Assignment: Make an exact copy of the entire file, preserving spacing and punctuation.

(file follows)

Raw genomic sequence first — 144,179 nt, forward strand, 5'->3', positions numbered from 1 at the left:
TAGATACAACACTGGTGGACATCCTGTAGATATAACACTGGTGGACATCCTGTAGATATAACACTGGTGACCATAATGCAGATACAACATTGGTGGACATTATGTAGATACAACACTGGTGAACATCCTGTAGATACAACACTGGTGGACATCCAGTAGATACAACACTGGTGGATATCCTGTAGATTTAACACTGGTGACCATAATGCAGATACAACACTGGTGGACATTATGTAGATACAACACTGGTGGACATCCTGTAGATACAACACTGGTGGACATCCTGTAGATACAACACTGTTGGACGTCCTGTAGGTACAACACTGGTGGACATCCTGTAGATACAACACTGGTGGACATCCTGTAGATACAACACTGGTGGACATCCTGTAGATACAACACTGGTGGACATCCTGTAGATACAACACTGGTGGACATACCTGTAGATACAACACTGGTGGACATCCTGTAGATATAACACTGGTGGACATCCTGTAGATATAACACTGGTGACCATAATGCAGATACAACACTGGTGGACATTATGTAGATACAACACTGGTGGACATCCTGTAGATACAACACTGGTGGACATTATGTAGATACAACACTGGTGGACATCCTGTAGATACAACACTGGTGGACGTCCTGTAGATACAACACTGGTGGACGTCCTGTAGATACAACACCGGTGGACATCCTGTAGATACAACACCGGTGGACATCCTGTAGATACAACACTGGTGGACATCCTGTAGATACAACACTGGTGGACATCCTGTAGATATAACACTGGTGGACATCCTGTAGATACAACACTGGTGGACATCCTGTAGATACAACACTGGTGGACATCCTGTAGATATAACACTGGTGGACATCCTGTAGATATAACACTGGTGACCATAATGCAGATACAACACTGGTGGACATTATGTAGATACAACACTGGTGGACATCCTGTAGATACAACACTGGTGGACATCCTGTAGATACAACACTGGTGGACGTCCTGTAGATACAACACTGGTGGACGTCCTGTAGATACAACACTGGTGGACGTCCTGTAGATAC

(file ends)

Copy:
Raw genomic sequence first — 144,179 nt, forward strand, 5'->3', positions numbered from 1 at the left:
TAGATACAACACTGGTGGACATCCTGTAGATATAACACTGGTGGACATCCTGTAGATATAACACTGGTGACCATAATGCAGATACAACATTGGTGGACATTATGTAGATACAACACTGGTGAACATCCTGTAGATACAACACTGGTGGACATCCAGTAGATACAACACTGGTGGATATCCTGTAGATTTAACACTGGTGACCATAATGCAGATACAACACTGGTGGACATTATGTAGATACAACACTGGTGGACATCCTGTAGATACAACACTGGTGGACATCCTGTAGATACAACACTGTTGGACGTCCTGTAGGTACAACACTGGTGGACATCCTGTAGATACAACACTGGTGGACATCCTGTAGATACAACACTGGTGGACATCCTGTAGATACAACACTGGTGGACATCCTGTAGATACAACACTGGTGGACATACCTGTAGATACAACACTGGTGGACATCCTGTAGATATAACACTGGTGGACATCCTGTAGATATAACACTGGTGACCATAATGCAGATACAACACTGGTGGACATTATGTAGATACAACACTGGTGGACATCCTGTAGATACAACACTGGTGGACATTATGTAGATACAACACTGGTGGACATCCTGTAGATACAACACTGGTGGACGTCCTGTAGATACAACACTGGTGGACGTCCTGTAGATACAACACCGGTGGACATCCTGTAGATACAACACCGGTGGACATCCTGTAGATACAACACTGGTGGACATCCTGTAGATACAACACTGGTGGACATCCTGTAGATATAACACTGGTGGACATCCTGTAGATACAACACTGGTGGACATCCTGTAGATACAACACTGGTGGACATCCTGTAGATATAACACTGGTGGACATCCTGTAGATATAACACTGGTGACCATAATGCAGATACAACACTGGTGGACATTATGTAGATACAACACTGGTGGACATCCTGTAGATACAACACTGGTGGACATCCTGTAGATACAACACTGGTGGACGTCCTGTAGATACAACACTGGTGGACGTCCTGTAGATACAACACTGGTGGACGTCCTGTAGATAC